N. Renee Brown

Part-time Author, Full-time Book Junkie

Serving Improv: Emotional bodies

Improv is great for writers.  I love it, as I have said many times in the recent past, and I often add games I’ve learned from my improv classes to my writing sphere.  Funnily enough, I’ve found that these games help tremendously, so I thought I would share them with you.  That said, here is the first installment of Serving Improv!


This is a CHARACTER game.  You will need 2 containers, some paper cut into strips, and a writing utensil.

Take half the strips of paper and write down parts of the body.  Everything from knees to legs to nostrils…you could even get crazy and use things like gallbladder and spleen (but it would help to know what those parts do for a body).

Take the other half of the strips and write down emotions.  Jealous, embarrassed, elated, nervous, etc.

Make sure to keep the strips separate, and put one pile in one container and one pile in the other.

Now draw one from each.  NO PEEKING!

Now you have a body part with an emotion.  Put that body part on your character and write them keeping this body part in mind.

WARNING: Don’t let this body part take over, it is just one part of the whole…but think about the subtle ways it might influence a persons speech, how they carry themselves, and what that emotion might give you about their past.

When I played this with my writing group someone got embarrassed ankles.

He is writing about soldiers in the Revolutionary War, and was reticent about using it, but then we all brainstormed it with him.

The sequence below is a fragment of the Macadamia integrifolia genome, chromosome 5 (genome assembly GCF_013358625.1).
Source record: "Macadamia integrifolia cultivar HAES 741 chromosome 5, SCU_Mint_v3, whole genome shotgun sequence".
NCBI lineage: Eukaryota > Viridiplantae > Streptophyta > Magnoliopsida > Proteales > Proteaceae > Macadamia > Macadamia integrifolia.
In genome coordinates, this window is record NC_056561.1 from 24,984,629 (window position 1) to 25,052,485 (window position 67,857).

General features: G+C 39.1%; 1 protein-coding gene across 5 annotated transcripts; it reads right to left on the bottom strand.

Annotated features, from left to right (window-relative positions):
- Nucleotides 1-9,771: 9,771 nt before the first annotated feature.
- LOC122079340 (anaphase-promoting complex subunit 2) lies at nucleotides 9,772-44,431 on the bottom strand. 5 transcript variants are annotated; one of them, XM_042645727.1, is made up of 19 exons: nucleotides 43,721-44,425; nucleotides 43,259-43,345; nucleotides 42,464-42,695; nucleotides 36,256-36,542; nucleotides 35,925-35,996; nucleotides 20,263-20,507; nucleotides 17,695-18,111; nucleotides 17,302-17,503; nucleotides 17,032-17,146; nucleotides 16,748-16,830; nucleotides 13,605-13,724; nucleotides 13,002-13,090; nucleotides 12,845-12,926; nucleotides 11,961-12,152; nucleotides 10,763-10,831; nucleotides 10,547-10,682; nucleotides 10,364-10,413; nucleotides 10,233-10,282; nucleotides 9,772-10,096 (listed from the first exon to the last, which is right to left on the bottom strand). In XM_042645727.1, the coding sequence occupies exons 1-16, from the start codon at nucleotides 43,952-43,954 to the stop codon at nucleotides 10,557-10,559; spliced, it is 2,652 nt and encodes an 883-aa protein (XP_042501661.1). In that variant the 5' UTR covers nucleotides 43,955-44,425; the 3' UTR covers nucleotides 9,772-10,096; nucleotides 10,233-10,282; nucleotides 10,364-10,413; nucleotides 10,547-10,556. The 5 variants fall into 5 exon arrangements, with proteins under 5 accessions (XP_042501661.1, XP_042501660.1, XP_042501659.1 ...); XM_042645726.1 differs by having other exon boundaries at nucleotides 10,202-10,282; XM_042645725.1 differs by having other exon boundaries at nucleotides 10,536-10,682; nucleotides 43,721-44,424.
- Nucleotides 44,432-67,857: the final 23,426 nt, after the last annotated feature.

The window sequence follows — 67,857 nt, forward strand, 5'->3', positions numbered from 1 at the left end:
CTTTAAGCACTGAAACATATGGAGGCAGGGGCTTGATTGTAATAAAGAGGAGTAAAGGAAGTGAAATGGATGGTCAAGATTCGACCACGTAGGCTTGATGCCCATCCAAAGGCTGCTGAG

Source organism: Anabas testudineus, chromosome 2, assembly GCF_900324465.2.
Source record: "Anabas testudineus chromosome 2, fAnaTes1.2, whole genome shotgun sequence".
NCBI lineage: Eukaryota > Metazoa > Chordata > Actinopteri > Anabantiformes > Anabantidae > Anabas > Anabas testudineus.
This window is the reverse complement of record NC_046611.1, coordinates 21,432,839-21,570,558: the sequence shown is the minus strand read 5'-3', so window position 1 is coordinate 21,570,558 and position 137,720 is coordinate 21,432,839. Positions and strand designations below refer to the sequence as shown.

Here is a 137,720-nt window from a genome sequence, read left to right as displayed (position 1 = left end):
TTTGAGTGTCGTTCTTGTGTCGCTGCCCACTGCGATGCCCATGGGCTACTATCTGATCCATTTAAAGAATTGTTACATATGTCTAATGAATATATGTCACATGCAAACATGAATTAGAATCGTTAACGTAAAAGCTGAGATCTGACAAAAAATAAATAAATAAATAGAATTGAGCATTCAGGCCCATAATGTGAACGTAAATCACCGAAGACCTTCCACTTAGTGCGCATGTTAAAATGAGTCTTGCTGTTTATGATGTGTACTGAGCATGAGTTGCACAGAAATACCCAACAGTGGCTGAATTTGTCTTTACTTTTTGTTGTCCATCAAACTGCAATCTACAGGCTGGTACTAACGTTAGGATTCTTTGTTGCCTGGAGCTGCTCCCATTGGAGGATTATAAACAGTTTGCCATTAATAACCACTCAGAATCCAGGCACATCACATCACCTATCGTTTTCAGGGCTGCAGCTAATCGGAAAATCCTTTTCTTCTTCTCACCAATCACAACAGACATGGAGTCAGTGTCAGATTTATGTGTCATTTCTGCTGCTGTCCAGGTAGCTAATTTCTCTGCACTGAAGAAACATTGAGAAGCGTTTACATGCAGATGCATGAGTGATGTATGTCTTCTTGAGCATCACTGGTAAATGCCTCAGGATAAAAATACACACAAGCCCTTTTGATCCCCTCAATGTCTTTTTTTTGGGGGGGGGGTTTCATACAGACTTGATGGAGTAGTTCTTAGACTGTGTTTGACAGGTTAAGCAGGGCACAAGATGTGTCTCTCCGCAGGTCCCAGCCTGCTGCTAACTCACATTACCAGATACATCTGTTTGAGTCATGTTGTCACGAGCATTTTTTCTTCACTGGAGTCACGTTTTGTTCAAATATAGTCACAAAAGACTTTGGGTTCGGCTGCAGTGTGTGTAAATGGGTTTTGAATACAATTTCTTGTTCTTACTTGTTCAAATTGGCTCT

1) This man shuffles a lot, even limping, because the ankles are trying to hide behind one another.  This might be the result of an injury…and perhaps one resulting from a dubious action (cowardice, for example).

2) This man constantly fidgets with his pants.  He is unconsciously trying to hide his ankles.  It makes him come across as fastidious.

3) This man may hold himself erect and tall (the posture of a soldier), but his gait causes him to seem unstable and unsure.  People often underestimate him.

4) This man never crosses his legs.  He keeps his feet flat on the ground, which means he’s ready to go at a moments notice.

Now we have an ex-soldier with a limp, who takes very good care to look proper, and thinks of himself as steady and alert while others tend to underestimate him.  His frustration at being coddled (as well as the memory of the unfortunate circumstances surrounding his injury) make him reckless in an attempt to prove himself still capable.


Fascinating, eh?

Now you try it!

Character, Writing Tips

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